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Many marijuana growers start autoflowers early in the season, and at a different time than a regular crop, so keep the season and climate in mind when growing and harvesting—your plants still need warmth to grow, and rain can give them bud rot. Consider growing in a greenhouse to protect them.

You might also find a mature seed that has been physically damaged through poor handling, like rough trimming. In those cases, it probably isn’t worth the effort to try and germinate the seed.

Training plants

Because only female cannabis plants produce buds and you want them to focus all their energy on producing buds and not seeds, it’s important to identify and get rid of male weed plants so they don’t pollinate females. If females are pollinated, it will give you buds filled with seeds, making your weed harsh and unpleasant.

Autoflowering seeds are also popular with beginning growers. They are easy to grow because you don’t have to worry about light cycles and how much light a plant receives.

This is the beauty of seeds—often, you can tell which plants or genetics will thrive right from the get-go. This will help you determine which plants you want to take cuttings from for clones or for breeding if you want to create a seed bank of your own.

The cannabis or hemp plant originally evolved in Central Asia before people introduced the plant into Africa, Europe and eventually the Americas. Hemp fiber was used to make clothing, paper, sails and rope, and its seeds were used as food.

In the 1830s, Sir William Brooke O’Shaughnessy, an Irish doctor studying in India, found that cannabis extracts could help lessen stomach pain and vomiting in people suffering from cholera.

Medical Marijuana

In the United States, marijuana wasn’t widely used for recreational purposes until the early 1900s. Immigrants from Mexico to the United States during the tumultuous years of the Mexican Revolution introduced the recreational practice of smoking marijuana to American culture.

As of June 2019, eleven states and Washington, D.C., have legalized marijuana for recreational use. Colorado and Washington became the first states to do so in 2012. Adults also can light up without a doctor’s prescription in Alaska, California, Illinois, Maine, Massachusetts, Michigan, Nevada, Vermont and Oregon.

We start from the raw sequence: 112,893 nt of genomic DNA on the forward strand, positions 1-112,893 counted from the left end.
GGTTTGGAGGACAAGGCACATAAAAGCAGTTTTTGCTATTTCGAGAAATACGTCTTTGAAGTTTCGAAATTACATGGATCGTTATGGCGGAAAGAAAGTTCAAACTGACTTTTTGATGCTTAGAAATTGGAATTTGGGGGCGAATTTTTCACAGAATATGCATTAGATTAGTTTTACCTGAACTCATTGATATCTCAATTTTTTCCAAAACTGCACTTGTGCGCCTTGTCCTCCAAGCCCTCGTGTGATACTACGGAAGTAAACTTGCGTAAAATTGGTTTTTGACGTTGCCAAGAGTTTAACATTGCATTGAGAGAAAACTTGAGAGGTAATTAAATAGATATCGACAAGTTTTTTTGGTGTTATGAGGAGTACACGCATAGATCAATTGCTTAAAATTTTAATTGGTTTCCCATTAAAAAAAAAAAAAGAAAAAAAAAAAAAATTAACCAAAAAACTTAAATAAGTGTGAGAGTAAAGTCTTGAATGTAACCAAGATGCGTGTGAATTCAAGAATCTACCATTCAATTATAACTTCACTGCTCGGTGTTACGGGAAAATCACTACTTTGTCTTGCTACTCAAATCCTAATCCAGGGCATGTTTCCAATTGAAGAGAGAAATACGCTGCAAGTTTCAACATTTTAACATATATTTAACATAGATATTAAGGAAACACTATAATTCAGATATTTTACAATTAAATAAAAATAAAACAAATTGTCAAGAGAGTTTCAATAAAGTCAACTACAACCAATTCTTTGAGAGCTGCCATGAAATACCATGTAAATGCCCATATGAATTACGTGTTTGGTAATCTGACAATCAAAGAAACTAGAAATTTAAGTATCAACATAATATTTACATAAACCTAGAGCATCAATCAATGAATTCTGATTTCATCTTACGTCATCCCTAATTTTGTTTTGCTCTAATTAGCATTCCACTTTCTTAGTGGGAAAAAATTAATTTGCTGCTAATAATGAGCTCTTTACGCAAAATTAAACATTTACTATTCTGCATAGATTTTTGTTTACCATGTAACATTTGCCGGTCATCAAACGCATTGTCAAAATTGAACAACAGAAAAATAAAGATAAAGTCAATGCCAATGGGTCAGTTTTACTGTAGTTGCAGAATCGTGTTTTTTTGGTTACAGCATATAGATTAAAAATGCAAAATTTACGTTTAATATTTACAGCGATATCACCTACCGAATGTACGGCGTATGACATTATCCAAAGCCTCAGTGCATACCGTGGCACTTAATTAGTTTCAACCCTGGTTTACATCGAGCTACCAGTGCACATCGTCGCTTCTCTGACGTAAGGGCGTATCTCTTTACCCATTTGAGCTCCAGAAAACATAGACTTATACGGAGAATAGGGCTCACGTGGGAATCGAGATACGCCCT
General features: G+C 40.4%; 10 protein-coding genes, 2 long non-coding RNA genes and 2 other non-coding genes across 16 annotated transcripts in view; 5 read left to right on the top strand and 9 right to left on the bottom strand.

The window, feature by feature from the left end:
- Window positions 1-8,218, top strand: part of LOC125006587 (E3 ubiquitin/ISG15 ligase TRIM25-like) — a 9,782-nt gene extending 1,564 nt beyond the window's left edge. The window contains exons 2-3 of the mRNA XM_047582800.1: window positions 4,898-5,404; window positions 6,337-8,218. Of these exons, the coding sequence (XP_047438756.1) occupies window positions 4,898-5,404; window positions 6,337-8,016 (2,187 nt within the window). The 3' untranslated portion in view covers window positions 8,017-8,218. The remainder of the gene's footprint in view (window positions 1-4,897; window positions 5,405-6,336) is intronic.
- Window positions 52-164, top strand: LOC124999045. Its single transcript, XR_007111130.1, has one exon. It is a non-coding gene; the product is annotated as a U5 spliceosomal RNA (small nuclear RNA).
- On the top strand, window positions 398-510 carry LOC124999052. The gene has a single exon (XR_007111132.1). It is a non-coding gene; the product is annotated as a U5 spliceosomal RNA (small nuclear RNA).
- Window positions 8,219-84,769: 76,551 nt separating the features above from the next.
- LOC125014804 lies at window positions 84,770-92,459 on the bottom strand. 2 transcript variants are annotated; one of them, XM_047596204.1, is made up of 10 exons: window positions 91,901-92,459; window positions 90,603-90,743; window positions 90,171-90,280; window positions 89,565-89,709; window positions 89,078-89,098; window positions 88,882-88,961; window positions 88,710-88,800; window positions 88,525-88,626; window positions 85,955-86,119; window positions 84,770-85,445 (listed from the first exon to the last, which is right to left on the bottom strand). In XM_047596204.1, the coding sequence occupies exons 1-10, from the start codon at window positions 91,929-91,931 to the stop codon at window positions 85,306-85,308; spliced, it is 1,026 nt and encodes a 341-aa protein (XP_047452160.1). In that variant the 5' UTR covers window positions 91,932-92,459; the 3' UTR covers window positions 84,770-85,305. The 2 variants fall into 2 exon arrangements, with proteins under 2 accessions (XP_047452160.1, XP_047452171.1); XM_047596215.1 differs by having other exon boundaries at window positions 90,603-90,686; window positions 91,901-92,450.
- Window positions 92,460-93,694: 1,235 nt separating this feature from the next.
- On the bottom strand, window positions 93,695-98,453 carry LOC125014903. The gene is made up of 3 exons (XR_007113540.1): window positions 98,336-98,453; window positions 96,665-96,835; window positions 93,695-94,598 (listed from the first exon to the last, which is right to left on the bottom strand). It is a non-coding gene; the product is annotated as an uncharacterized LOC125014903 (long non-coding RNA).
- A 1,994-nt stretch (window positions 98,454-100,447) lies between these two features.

An ancient Greek historian named Herodotus described the Scythians—a large group of Iranian nomads in Central Asia—inhaling the smoke from smoldering cannabis seeds and flowers to get high.

Marijuana is one of the most abused drugs in the world. There is an ever-growing gap between the latest science about marijuana and the myths surrounding it. Some people think that since it is legal in some places, it must be safe. But your body doesn’t know a legal drug from an illegal drug. It only knows the effect the drug creates once you have taken it. The purpose of this publication is to clear up some of the misunderstandings about pot.

Hashish is tan, brown or black resin that is dried and pressed into bars, sticks or balls. When smoked, both marijuana and hashish give off a distinctive, sweet odor.

Intoxication literally means “to poison by taking a toxic substance into your body.” Any substance that intoxicates causes changes in the body and the mind. It can create addiction or dependence, causing a person to want to take that drug even if it harms him or her.

As for the medical uses of marijuana, it contains another chemical called CBD (short for cannabidiol). This is the substance most often associated with creating medical benefits. Unlike THC, CBD does not cause a high.2 Its medical benefits are still being studied, as are methods to breed marijuana plants with high CBD and low THC for medical use.

There are over 400 chemicals in marijuana and hashish.1 The chemical that causes intoxication or the “high” in users is called THC (short for tetrahydrocannabinol). THC creates the mind-altering effects that classifies marijuana as a “drug.”